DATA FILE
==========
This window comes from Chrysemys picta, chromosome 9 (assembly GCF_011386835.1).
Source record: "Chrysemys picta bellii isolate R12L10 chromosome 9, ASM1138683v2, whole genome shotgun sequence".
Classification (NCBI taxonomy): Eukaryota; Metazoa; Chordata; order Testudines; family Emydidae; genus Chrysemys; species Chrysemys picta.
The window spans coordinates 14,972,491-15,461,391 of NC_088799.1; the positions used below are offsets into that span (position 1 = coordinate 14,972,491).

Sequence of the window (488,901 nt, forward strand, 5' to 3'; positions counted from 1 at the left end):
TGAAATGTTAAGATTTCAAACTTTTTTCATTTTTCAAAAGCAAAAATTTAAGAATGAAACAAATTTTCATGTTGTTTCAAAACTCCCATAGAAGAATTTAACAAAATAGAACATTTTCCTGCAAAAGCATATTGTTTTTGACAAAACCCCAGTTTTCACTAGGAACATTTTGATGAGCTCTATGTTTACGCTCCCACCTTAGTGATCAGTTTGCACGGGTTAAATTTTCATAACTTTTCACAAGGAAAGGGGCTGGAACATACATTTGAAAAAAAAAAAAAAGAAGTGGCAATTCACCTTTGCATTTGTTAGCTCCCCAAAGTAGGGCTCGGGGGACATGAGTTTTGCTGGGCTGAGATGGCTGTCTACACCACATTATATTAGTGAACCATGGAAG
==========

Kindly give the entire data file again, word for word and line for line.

This window comes from Chrysemys picta, chromosome 9 (assembly GCF_011386835.1).
Source record: "Chrysemys picta bellii isolate R12L10 chromosome 9, ASM1138683v2, whole genome shotgun sequence".
Classification (NCBI taxonomy): Eukaryota; Metazoa; Chordata; order Testudines; family Emydidae; genus Chrysemys; species Chrysemys picta.
The window spans coordinates 14,972,491-15,461,391 of NC_088799.1; the positions used below are offsets into that span (position 1 = coordinate 14,972,491).

Sequence of the window (488,901 nt, forward strand, 5' to 3'; positions counted from 1 at the left end):
TGAAATGTTAAGATTTCAAACTTTTTTCATTTTTCAAAAGCAAAAATTTAAGAATGAAACAAATTTTCATGTTGTTTCAAAACTCCCATAGAAGAATTTAACAAAATAGAACATTTTCCTGCAAAAGCATATTGTTTTTGACAAAACCCCAGTTTTCACTAGGAACATTTTGATGAGCTCTATGTTTACGCTCCCACCTTAGTGATCAGTTTGCACGGGTTAAATTTTCATAACTTTTCACAAGGAAAGGGGCTGGAACATACATTTGAAAAAAAAAAAAAAGAAGTGGCAATTCACCTTTGCATTTGTTAGCTCCCCAAAGTAGGGCTCGGGGGACATGAGTTTTGCTGGGCTGAGATGGCTGTCTACACCACATTATATTAGTGAACCATGGAAG